Video message by Zeid Ra'ad Al Hussein, UN High Commissioner for Human Rights, at the signing ceremony
22 February 2017
Your Excellency Minister Videgaray,
President of the National Human Rights Commission Luis Raúl González,
Deputy Ministers, Senators, Members of the Chamber of Deputies,
Human Rights Defenders and representatives of Mexican civil society,
It is a great pleasure for me to address you on the occasion of the signature of the Agreement on Activities between the Government of Mexico and OHCHR Mexico. I do regret not being able to be with you, today.
Mexico has long been a very active and reliable supporter of the human rights agenda on the international scene, and I would like to thank the Mexican Government for its initiatives and for the consistency of its support on many human rights issues.
At the same time, I am well aware of the fact that Mexico faces numerous human rights challenges at home. My Office here has been supporting the government, various state entities, and other national stakeholders tackle these challenges for the past 15 years. Indeed, I am proud to say that over these years, the office has strengthened the national human rights protection system by facilitating legislative reforms, the development of public policies, the empowerment of victims of human rights violations, in line with Mexico’s international and regional commitments.
I would like to emphasize that this work – sometimes critical, but always constructive – has been carried out in close cooperation with all three branches of the federal Government, as well as with the governments of individual states, the National Human Rights Commission and Mexico's committed human rights defenders. In cases where the positions of the Government and the civil society differed, my Office has often played a role of mediator and bridge-builder, and it is keen to continue doing so.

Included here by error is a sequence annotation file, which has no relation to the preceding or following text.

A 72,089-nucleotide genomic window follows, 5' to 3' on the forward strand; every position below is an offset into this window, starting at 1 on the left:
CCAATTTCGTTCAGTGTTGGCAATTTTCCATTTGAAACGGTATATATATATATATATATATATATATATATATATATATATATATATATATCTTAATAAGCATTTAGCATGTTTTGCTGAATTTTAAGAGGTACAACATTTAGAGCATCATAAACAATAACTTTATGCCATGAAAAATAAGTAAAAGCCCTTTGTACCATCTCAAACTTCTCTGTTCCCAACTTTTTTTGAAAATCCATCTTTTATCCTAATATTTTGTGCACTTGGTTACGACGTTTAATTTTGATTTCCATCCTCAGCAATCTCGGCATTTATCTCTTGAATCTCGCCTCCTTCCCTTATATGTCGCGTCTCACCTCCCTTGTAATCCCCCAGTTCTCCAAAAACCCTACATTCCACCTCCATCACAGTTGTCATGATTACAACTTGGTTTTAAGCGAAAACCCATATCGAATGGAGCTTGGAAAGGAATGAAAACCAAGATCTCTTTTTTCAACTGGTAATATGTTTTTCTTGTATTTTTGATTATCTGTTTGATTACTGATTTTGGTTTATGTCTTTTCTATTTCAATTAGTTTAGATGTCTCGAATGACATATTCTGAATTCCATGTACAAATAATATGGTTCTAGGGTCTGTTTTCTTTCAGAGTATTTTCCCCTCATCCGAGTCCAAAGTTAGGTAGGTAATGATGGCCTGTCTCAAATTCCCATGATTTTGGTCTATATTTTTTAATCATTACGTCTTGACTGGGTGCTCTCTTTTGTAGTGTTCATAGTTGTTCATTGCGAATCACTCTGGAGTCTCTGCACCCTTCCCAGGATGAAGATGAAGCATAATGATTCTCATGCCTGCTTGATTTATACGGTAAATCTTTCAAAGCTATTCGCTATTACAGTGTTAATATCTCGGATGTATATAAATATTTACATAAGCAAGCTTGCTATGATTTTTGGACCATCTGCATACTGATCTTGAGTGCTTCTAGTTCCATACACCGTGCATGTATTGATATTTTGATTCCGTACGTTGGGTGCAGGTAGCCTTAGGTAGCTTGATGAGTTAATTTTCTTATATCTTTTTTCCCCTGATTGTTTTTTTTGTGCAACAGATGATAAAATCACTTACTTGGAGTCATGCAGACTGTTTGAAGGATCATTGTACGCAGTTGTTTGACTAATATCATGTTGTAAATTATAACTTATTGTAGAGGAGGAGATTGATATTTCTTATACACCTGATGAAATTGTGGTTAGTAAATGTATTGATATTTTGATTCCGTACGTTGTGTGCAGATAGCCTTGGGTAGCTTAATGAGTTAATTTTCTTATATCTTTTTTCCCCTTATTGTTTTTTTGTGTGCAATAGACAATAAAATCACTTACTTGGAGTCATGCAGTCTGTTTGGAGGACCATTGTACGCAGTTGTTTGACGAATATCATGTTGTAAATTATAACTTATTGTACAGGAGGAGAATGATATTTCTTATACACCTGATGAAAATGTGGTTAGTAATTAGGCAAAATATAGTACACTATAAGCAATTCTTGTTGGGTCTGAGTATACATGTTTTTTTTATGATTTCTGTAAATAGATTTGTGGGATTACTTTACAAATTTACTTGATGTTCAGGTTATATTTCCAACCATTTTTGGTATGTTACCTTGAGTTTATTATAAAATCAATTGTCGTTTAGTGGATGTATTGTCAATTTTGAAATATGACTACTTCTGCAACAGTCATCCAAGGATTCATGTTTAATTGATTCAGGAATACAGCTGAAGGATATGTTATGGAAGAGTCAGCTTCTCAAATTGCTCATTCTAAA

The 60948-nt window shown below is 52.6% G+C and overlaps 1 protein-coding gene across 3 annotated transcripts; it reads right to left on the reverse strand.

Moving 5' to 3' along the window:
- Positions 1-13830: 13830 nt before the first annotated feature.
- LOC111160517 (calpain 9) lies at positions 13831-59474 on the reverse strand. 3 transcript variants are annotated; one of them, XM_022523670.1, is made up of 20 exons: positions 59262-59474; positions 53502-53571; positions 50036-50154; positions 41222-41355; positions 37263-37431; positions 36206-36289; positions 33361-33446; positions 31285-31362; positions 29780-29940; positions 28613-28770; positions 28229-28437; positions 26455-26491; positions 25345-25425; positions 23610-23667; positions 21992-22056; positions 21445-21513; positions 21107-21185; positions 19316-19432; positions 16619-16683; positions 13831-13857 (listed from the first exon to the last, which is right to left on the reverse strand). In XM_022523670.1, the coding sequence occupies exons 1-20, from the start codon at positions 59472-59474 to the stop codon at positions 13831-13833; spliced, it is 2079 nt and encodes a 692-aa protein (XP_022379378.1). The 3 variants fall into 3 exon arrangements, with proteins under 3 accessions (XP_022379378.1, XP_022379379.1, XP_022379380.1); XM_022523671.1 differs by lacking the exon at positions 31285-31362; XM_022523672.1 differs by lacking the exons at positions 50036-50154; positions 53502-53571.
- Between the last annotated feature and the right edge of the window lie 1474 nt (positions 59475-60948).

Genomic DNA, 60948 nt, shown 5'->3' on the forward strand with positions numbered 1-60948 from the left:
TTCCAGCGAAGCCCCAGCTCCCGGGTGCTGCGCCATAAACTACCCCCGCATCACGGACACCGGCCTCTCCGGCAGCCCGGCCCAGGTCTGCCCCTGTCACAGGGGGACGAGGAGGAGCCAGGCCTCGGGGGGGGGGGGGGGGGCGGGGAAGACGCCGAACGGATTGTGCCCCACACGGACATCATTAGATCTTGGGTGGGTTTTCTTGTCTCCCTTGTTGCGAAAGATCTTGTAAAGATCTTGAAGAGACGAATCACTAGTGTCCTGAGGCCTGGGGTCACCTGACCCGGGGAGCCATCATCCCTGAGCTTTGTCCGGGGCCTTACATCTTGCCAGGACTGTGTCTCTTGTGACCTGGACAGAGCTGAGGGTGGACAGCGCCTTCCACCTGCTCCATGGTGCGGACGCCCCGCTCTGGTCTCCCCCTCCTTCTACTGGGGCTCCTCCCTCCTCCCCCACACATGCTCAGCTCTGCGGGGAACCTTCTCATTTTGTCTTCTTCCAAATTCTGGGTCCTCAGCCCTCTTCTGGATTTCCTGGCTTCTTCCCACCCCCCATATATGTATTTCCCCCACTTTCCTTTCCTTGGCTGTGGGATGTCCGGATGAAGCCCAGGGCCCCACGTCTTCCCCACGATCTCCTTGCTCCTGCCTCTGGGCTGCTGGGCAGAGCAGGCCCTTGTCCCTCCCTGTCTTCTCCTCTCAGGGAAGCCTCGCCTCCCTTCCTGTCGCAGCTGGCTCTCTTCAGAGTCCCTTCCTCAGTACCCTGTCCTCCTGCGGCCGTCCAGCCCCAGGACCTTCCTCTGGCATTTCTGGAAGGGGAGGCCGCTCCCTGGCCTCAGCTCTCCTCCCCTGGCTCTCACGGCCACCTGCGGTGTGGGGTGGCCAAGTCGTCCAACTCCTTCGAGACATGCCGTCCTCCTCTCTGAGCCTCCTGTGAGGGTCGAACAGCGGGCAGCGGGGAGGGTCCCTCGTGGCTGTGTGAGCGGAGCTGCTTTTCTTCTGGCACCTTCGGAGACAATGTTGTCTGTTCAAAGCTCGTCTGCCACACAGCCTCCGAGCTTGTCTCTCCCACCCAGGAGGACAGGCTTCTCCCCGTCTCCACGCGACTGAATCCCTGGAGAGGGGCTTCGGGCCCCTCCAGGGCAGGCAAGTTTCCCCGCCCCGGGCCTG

The new Agreement is thus built on previous achievements and represents a welcome step ahead in the cooperation between OHCHR and Mexico. As this Agreement comes into effect, my Office commits to support even more efforts at tackling impunity and ensuring accountability in line with recommendations Mexico received from the international/regional human rights mechanisms, including legislation and policies on disappearances and torture; prior, free and informed consultation and consent of indigenous populations; protection of human rights defenders and journalists; the use of human rights indicators; and improving access to justice and combatting impunity.
I would also like to express the Office's – and my personal – commitment to the resolution of emblematic cases, such as the disappearance of the 43 students from Ayotzinapa. I want to reiterate my unflinching support to the victims and their families, as well as our readiness to support all efforts so as to ensure the facts are established and justice is done, including the follow-up mechanism to the Interdisciplinary Group of International Experts.
The 14 recommendations which I addressed to Mexico and which were published last October, together with the Government's response are a good basis to address implementation gaps and ensure the protection of human rights in the country.
Finally, please allow me to mention one area which has recently come into particular focus – the rights of migrants including of unaccompanied children. As I have repeatedly observed, we are witnessing a very dangerous trend not only on the American continent but also in other parts of the world. Migrants are increasingly scapegoated, and those in irregular situations are being criminalised, detained and deported, often without due process. Families are being torn apart. Ever higher barriers to entry are being put in place to deter migrants, but we know that this only forces them into using more dangerous channels, putting their lives at an even greater risk. OHCHR is very concerned about this trend, particularly as it is transformed from mere rhetoric into actual policy.
I applaud the Mexican Government's efforts to provide increased support to Mexican migrants abroad by informing them about their rights. At the same time, I invite all States not only to protect their nationals, but also to review their own migration policies so as to make sure that they are based on relevant human rights norms. Countries that reject the vilification and stigmatization of migrants can and must do more and lead by example.
I hope that this Agreement becomes another important milestone in the longstanding successful cooperation between Mexico and my Office for the realization of all human rights and the effective protection especially of the most vulnerable groups in society.
Thank you for your attention.